in Kenya

Evictions of Sengwer indigenous people: World Bank violates safeguards in Kenya

2014-01-23-kenya-590The World Bank’s inspection panel has found that the Bank violated its safeguards in a conservation project in the Cherangany Hills in Kenya. Thousands of Sengwer indigenous people have been evicted and their homes burned down.

In January 2013, the Sengwer made a complaint to the World Bank about the Bank-funded Natural Resource Management Project (NRMP). A copy of the Inspection Panel’s May 2014 report was leaked to the Guardian. The report accuses the Bank of failing to protect the rights of the Sengwer.

World Bank-funded evictions

Under the project, the border of the Cherangany forest reserves was moved. As a result, Sengwer families found themselves living inside the forest reserve and subject to eviction. They were not consulted about the border changes.

The Kenya Forest Service carried out evictions in the Cherangany forest in 2007, 2008, 2009, 2010, 2011 and 2013. These evictions, involving burning homes and food stores, were effectively funded by the World Bank, as Forest Peoples Programme notes.

According to the Financing Agreement between the Bank and Kenya, the project was originally supposed to enhance,

“institutional capacity to manage water and forest resources, reduce the incidence and severity of water shocks such as drought, floods and water shortage in river catchments and improve the livelihoods of communities participating in the co-management of water and forest resources.”

Project failed to address land issues

The project was supposed to support the resolution of land issues, among other things through participatory boundary demarcation, and clarification of land claims.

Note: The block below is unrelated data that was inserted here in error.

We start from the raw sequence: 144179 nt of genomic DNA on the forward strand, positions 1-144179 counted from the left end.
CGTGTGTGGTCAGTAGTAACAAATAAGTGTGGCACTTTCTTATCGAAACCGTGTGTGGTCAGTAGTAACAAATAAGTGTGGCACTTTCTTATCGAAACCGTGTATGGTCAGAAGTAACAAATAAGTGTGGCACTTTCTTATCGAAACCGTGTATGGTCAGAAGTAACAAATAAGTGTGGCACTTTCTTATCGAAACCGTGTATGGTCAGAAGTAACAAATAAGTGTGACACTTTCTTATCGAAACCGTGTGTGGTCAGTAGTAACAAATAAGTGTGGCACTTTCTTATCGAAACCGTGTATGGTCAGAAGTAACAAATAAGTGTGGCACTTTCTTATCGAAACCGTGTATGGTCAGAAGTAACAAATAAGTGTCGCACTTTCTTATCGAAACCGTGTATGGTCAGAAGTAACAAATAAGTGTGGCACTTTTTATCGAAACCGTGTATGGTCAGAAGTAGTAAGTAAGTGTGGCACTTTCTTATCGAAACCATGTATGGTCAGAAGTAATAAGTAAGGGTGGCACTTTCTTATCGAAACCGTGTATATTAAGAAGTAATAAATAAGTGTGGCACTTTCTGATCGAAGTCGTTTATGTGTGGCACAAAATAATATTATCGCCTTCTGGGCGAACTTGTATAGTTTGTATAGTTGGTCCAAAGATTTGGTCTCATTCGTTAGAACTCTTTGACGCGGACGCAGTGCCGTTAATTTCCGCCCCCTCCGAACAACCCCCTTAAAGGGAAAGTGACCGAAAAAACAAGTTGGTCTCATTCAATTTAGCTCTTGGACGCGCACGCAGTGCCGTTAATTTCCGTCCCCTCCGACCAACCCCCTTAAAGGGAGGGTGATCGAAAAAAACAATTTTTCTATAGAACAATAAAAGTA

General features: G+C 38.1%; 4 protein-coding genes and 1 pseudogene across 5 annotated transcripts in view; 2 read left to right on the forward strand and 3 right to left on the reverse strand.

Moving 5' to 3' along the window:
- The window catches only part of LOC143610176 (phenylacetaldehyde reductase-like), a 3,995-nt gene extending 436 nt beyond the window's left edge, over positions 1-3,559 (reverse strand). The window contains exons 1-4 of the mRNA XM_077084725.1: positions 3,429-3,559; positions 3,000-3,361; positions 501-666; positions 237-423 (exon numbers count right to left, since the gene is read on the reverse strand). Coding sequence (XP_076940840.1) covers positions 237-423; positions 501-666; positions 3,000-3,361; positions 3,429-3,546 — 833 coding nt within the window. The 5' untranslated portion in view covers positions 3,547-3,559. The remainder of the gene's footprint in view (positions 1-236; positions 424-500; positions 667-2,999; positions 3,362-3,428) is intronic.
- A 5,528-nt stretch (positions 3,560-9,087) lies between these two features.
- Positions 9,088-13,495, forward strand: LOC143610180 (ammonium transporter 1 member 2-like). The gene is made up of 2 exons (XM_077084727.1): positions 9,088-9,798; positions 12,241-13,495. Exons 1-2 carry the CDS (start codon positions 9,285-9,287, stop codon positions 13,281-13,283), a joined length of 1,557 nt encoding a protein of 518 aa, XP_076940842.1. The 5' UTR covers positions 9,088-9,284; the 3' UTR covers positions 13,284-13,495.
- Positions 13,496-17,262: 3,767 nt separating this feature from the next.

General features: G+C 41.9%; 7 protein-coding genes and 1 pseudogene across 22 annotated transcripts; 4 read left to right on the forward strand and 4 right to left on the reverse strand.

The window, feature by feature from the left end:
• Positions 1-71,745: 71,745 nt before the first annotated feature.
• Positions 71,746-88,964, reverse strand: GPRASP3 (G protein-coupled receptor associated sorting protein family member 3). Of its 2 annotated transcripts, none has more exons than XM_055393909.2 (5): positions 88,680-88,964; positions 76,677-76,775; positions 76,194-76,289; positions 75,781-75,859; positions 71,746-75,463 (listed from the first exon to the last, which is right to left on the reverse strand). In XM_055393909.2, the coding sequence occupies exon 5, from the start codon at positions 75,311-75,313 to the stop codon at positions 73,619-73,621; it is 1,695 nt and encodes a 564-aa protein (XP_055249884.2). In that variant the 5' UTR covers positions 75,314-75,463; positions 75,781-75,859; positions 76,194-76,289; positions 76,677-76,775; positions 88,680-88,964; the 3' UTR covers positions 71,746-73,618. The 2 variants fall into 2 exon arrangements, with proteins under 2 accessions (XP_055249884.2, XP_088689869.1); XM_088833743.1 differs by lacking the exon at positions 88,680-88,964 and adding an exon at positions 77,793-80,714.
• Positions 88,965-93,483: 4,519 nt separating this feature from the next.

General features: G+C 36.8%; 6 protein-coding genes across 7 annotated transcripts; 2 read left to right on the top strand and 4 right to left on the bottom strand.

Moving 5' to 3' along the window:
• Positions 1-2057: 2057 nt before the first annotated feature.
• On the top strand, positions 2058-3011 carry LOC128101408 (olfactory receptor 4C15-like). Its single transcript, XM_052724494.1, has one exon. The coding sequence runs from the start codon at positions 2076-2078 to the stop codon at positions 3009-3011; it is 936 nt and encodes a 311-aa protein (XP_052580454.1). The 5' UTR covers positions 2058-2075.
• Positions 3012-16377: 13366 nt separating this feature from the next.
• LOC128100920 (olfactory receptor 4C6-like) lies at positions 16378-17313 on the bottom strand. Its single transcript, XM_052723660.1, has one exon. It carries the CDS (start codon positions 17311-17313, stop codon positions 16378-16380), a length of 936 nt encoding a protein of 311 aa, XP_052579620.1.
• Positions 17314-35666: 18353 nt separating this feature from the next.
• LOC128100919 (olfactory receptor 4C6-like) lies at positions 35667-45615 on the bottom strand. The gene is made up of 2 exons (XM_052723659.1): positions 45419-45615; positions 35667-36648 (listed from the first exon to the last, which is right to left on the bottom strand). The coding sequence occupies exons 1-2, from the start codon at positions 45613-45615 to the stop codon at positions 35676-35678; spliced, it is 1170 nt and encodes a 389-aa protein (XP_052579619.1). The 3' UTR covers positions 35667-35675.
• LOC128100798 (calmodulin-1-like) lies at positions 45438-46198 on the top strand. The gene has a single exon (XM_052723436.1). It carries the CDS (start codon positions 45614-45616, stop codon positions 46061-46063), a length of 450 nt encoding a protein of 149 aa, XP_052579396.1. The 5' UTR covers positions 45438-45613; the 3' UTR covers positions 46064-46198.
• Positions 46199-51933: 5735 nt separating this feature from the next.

Once the project started, Bank Management realised that resolving land issues was “far too ambitious” and could not be achieved within the time frame of the project.

In June 2011, the project was restructured. The Bank’s management acknowledged that the Project “would not be able to implement the land related commitments”, such as providing land titles for communities.

Forest Peoples Programme points out that, by failing to address the land claims of indigenous communities,

[T]he NRMP increased the marginalisation and insecurity of the traditional inhabitants of Embobut Forest, most obviously by further funding and entrenching an approach to conservation which seeks to exclude those who have traditionally cared for their forest and instead offer (poorly implemented) livelihood projects outside the forest as if this could compensate the Sengwer who stand to lose everything through this approach to conservation that is based on eviction from their ancestral forest lands.